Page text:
Possibly the most adaptable animal in North America (raccoons might disagree), coyotes thrive almost anywhere—including shrub-steppe.
Columbia NWR has a fascinating—and violent—geologic history. To truly know the refuge, you have to understand its past.
Some incredible photographers have donated some incredible photographs. If you can't visit Columbia NWR, this is a great consolation prize.
Washington Ground Squirrels
Too cute by half, Washington ground squirrels unfortunately spend most of the year below ground. Too bad; you can never get enough of them.
Washington Ground Squirrels
Columbia NWR is blessed with an abundance of rock faces, cliffs and crevices—perfect habitat for many species.
Want to see more animals on your trip to Columbia National Wildlife Refuge? Ready to add to your birding "Life List?" Here are some wildlife viewing tips from the "experts."Watching Wildlife
About the Complex
The Mid-Columbia River Refuges are eight refuges within the Columbia Basin.
Columbia is managed as part of the Mid-Columbia River Complex.
Learn more about the complex
About the NWRS
The National Wildlife Refuge System, within the U.S. Fish and Wildlife Service, manages a national network of lands and waters set aside to conserve America’s fish, wildlife, and plants.
Learn more about the NWRS
Learn About Our Resources
The days are turning shorter and the nights colder. Fall is the time of year when wildlife is on the move, preparing for a difficult winter. While winters in the Columbia Basin aren’t that stressful to wildlife, nonetheless creatures here follow the natural instincts of their kind everywhere and are on the move preparing for winter. This is also the time of year when young are dispersing, leaving their birthplace to find territories of their own. Drivers need to slow down and keep a constant watch for wildlife. Haven’t you noticed more dead animals along the road lately? There’s always an upswing of wildlife-vehicle collisions in the fall. So, if getting home 23 seconds sooner is worth squashing a squirrel, mangling a marmot, bashing a beaver, or demolishing a deer, then by all means, keep driving like you’re on the NASCAR circuit. Apart from the permanent damage to wildlife, you’ll incur several hundred dollars worth of damage to your car. So, why don’t you just follow the traffic laws instead? Both your fellow drivers and our wildlife will thank you.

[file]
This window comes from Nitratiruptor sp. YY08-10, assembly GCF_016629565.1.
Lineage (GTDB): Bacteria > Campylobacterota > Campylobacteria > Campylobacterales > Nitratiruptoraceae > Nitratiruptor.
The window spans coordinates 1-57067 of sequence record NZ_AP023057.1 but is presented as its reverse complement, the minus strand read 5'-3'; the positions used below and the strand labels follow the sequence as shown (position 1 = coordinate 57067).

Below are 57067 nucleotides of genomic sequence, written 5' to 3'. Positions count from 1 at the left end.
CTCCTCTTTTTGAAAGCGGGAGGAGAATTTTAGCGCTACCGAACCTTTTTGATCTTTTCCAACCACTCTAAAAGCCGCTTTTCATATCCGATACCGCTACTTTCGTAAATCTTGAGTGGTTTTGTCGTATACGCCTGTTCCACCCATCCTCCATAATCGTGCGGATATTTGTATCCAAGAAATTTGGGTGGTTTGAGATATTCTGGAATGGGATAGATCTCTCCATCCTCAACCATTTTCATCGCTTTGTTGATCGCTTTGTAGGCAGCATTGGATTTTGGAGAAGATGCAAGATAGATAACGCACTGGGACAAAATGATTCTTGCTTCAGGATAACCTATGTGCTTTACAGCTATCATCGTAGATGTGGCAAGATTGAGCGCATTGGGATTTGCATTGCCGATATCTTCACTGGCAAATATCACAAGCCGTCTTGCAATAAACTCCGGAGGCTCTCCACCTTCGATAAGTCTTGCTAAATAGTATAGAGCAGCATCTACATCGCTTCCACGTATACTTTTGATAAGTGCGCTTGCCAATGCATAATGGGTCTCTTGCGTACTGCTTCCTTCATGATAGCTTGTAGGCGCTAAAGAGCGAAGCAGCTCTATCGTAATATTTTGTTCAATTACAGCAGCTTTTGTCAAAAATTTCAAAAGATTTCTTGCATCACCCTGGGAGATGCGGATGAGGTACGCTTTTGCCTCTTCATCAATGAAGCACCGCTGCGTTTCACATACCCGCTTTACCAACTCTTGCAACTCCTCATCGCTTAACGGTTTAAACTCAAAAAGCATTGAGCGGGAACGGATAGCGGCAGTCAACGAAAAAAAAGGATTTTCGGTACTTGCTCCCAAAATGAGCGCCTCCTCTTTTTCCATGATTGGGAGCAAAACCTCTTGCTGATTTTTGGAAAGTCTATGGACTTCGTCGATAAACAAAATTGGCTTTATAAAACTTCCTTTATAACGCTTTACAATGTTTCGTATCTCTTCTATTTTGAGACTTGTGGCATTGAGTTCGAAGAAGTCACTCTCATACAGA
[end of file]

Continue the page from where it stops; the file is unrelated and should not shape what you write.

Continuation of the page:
The tumbleweed is depicted as symbolic of the American West, almost as much as cowboys—iconic representations of freedom and open country. Did you know these prickly plants are actually invasive weeds called Russian thistle (Salsola tragus)? Russian immigrants brought contaminated flax seed to South Dakota in 1873, probably beginning the spread of Russian thistle across the western United States.Russian Thistle
Formed by ancient volcanoes, carved by raging waters, these channeled scablands decorate the landscape with towering, fissures of basalt rock. The Drumheller Channels National Natural Landmark showcases a portion of the vast Ice Ages Floods in the Columbia Basin.
Page Photo Credits Sandhill Crane Profile - Aditi the Stargazer (www.flickr.com/people/aditithestargazer/), Coyote Sentinel - Bandelier National Monument/Sally King, Basalt Columns - Gordon Warrick, Cedar Waxwings Kissing - Gordon Warrick, Washington Ground Squirrel - Dennis Paulson, Rattlesnake - Gordon Warrick, Black-tailed Jackrabbit - Tom Spinker, Drumheller Channels National Natural Landmark - Gordon Warrick
Last Updated: Nov 06, 2014